The flower is small and greenish, with a greenish fruit that turns bright red,
fleshing and enclosing a round pitted stone. There is also a rarer
yellow-fruited form. The fruit ripens in September to October, depending on
It is found growing in sandy spinifex areas, often near water courses, salt
lakes or hills. Like others of the genus, the plant is parasitic on the roots of
other trees. The plant is becoming rare in the wild because of heavy browsing
pressure from feral camels. The fruit is also enjoyed by the Bowerbirds, who may
also use the un-ripen green fruit to line their bower during courtship.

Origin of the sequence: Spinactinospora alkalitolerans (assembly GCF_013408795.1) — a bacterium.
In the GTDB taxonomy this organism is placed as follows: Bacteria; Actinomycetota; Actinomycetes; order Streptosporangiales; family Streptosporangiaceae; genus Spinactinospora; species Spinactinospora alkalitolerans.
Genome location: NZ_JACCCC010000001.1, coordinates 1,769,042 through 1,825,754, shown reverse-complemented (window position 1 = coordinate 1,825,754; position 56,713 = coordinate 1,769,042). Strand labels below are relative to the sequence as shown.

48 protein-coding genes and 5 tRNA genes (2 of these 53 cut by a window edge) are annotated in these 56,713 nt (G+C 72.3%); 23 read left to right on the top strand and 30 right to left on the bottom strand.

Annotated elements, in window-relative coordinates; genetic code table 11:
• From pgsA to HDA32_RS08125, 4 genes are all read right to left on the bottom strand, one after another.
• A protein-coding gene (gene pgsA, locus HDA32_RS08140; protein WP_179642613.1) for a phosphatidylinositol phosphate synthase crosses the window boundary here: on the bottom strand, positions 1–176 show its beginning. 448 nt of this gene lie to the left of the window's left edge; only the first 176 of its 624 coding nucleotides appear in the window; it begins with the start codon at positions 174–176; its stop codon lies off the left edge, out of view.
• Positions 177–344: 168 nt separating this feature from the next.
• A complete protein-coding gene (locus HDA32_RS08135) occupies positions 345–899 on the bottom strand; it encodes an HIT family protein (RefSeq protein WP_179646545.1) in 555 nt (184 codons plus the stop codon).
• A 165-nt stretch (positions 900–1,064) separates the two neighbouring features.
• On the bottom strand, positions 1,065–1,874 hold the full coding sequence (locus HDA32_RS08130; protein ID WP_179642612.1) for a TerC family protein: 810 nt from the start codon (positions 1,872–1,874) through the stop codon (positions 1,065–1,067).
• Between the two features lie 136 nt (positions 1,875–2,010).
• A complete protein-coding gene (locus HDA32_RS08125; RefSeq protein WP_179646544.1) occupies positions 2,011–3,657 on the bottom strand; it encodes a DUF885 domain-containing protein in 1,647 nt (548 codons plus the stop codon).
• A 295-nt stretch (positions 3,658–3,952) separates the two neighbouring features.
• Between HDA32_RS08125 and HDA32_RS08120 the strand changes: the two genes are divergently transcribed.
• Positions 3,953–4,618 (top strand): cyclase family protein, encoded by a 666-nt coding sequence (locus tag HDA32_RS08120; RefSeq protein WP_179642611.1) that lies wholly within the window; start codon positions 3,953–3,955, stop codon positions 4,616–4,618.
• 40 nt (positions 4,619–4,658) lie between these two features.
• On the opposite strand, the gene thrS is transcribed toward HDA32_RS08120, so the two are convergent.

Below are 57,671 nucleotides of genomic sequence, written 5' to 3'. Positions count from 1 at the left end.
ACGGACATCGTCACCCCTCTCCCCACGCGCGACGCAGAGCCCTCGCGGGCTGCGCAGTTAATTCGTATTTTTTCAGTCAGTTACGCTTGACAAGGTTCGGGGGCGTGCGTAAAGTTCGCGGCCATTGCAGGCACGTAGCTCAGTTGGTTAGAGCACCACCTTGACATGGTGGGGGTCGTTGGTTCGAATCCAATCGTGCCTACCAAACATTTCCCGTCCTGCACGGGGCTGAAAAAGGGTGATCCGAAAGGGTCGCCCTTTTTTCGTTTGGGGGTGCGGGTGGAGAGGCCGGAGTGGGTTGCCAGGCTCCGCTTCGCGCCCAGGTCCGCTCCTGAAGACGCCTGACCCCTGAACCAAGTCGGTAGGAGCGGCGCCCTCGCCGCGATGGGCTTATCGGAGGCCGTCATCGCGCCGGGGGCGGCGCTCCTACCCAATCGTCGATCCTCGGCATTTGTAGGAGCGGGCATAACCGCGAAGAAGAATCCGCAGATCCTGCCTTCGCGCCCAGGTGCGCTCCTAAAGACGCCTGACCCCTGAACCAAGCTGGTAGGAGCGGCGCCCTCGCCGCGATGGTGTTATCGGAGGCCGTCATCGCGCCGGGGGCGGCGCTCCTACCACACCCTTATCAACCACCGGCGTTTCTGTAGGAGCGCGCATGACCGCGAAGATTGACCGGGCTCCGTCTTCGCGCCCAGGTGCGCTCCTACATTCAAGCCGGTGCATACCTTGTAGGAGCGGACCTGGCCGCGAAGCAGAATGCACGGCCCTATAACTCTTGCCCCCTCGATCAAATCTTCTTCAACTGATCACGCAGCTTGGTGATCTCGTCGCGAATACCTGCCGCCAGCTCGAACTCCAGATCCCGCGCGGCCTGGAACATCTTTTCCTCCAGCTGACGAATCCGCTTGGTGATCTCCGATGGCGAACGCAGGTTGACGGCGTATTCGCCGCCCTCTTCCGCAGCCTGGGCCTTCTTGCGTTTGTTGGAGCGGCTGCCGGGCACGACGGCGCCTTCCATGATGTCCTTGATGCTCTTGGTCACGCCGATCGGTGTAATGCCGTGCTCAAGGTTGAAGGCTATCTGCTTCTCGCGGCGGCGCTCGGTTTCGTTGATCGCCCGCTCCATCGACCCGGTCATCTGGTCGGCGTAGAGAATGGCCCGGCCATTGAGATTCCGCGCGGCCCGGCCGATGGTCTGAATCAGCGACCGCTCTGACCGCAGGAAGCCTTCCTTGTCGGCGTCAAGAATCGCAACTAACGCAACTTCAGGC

Extreme care must be taken when identifying edible food plants and those used
in bush medicine. Some bush
foods are only edible at different stages of the plant cycle, or when treated
appropriately. Bush medicine should only be used under the guidance of a
qualified physician. Information here is only provided for research. You should always
seek experts in the field to confirm the identification of the plant and whether
they are edible or appropriate.